Meaningful changes have always been driven by the right, but inconvenient questions. As India completes 70 years of its sovereign journey, we could do two things – celebrate, pay our token tributes and move on, or take the time to reflect and assess if our course needs correction. The ‘India @ 70: LSE India Summit’, the annual flagship summit of the LSE (London School of Economics) South Asia Centre, is posing some fundamental but complex questions that define our future direction as a nation. Through an honest debate – built on new research, applied knowledge and ground realities – with an eclectic mix of thought leaders and industry stalwarts, this summit hopes to create a thought-provoking discourse.

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Is it time to re-look at constitution and citizenship in India?

The Constitution of India is fundamental to the country’s identity as a democratic power. But notwithstanding its historical authority, is it perhaps time to examine its relevance? The Constitution was drafted at a time when independent India was still a young entity. So granting overwhelming powers to the government may have helped during the early years. But in the current times, they may prove to be more discriminatory than egalitarian. Our constitution borrowed laws from other countries and continues to retain them, while the origin countries have updated them since then. So, do we need a complete overhaul of the constitution? An expert panel led by Dr Mukulika Banerjee of LSE, including political and economic commentator S Gurumurthy, Madhav Khosla of Columbia University, Niraja Gopal Jayal of JNU, Chintan Chandrachud the author of the book Balanced Constitutionalism and sociologist, legal researcher and Director of Council for Social Development Kalpana Kannabiran will seek answers to this.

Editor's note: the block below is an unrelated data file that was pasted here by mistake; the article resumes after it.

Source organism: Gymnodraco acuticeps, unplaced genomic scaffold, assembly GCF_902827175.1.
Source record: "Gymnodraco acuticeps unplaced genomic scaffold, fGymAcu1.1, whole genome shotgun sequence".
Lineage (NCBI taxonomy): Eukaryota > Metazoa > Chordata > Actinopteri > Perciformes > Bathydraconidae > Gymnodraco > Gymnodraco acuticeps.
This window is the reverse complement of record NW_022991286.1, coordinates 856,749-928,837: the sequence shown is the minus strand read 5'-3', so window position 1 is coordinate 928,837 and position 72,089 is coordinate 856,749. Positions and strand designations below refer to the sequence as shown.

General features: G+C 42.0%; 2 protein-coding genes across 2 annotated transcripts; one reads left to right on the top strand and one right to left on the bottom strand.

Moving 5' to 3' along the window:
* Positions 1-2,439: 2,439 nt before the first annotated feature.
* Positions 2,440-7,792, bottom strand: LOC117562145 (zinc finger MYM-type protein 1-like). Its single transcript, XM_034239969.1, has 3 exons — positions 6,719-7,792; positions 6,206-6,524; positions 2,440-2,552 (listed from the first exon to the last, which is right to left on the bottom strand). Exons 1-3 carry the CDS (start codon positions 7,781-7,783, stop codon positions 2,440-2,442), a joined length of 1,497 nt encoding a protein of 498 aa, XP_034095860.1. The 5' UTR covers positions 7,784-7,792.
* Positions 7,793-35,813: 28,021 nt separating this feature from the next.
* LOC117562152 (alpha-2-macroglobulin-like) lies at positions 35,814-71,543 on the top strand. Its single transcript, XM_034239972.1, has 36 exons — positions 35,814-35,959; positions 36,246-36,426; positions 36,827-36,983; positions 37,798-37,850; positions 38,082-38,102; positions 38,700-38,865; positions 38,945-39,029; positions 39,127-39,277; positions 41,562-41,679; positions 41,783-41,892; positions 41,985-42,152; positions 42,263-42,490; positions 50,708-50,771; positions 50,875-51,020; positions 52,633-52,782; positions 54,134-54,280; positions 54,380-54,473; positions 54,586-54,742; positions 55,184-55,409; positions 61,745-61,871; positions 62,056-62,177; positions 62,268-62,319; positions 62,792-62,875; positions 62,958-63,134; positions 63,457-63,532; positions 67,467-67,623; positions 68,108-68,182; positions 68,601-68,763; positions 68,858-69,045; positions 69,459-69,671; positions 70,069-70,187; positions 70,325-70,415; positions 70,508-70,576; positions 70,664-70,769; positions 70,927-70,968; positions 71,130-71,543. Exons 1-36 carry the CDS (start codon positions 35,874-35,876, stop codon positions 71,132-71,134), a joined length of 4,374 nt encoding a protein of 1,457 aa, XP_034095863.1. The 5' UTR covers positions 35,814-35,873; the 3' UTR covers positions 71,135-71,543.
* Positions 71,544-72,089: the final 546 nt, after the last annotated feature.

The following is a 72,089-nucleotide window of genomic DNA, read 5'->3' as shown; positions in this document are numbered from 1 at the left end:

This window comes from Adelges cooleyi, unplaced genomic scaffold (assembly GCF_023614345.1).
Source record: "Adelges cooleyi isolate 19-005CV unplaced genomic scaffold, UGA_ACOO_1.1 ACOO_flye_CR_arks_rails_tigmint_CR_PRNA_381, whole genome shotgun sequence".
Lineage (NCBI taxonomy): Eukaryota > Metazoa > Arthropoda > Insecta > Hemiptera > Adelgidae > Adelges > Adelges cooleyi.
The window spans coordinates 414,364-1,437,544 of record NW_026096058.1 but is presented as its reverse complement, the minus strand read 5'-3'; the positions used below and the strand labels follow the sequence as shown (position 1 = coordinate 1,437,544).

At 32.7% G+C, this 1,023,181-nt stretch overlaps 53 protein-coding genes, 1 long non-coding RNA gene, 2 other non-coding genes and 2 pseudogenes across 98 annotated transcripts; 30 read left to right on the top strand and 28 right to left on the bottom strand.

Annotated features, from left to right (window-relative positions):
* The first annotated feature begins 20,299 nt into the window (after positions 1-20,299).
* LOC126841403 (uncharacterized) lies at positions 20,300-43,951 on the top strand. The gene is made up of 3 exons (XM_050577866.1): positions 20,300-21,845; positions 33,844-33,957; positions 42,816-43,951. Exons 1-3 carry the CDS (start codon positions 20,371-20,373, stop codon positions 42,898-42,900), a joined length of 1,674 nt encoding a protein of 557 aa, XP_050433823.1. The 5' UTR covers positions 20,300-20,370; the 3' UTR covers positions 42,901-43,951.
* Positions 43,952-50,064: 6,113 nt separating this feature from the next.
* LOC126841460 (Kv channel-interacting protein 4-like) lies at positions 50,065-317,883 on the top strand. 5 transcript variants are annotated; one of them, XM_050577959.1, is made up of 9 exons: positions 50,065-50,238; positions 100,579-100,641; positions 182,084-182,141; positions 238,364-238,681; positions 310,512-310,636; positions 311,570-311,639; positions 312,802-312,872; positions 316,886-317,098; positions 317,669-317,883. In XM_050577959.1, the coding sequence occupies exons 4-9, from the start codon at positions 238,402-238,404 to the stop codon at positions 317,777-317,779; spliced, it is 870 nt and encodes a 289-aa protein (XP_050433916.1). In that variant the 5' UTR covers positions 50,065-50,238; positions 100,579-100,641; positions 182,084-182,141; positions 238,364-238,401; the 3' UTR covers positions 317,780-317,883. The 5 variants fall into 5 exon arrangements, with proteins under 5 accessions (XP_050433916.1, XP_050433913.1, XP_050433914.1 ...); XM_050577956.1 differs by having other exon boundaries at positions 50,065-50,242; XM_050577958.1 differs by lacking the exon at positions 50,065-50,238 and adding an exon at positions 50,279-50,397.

Is CSR simply forced philanthropy?

While India pioneered the mandatory minimum CSR spend, has it succeeded in driving impact? Corporate social responsibility has many dynamics at play. Are CSR initiatives mere tokenism for compliance? Despite government guidelines and directives, are CSR activities well-thought out initiatives, which are monitored and measured for impact? The CSR stipulations have also spawned the proliferation of ambiguous NGOs. The session, ‘Does forced philanthropy work – CSR in India?” will raise these questions of intent, ethics and integrity. It will be moderated by Professor Harry Barkema and have industry veterans such as Mukund Rajan (Chairman, Tata Council for Community Initiatives), Onkar S Kanwar (Chairman and CEO, Apollo Tyres), Anu Aga (former Chairman, Thermax) and Rahul Bajaj (Chairman, Bajaj Group) on the panel.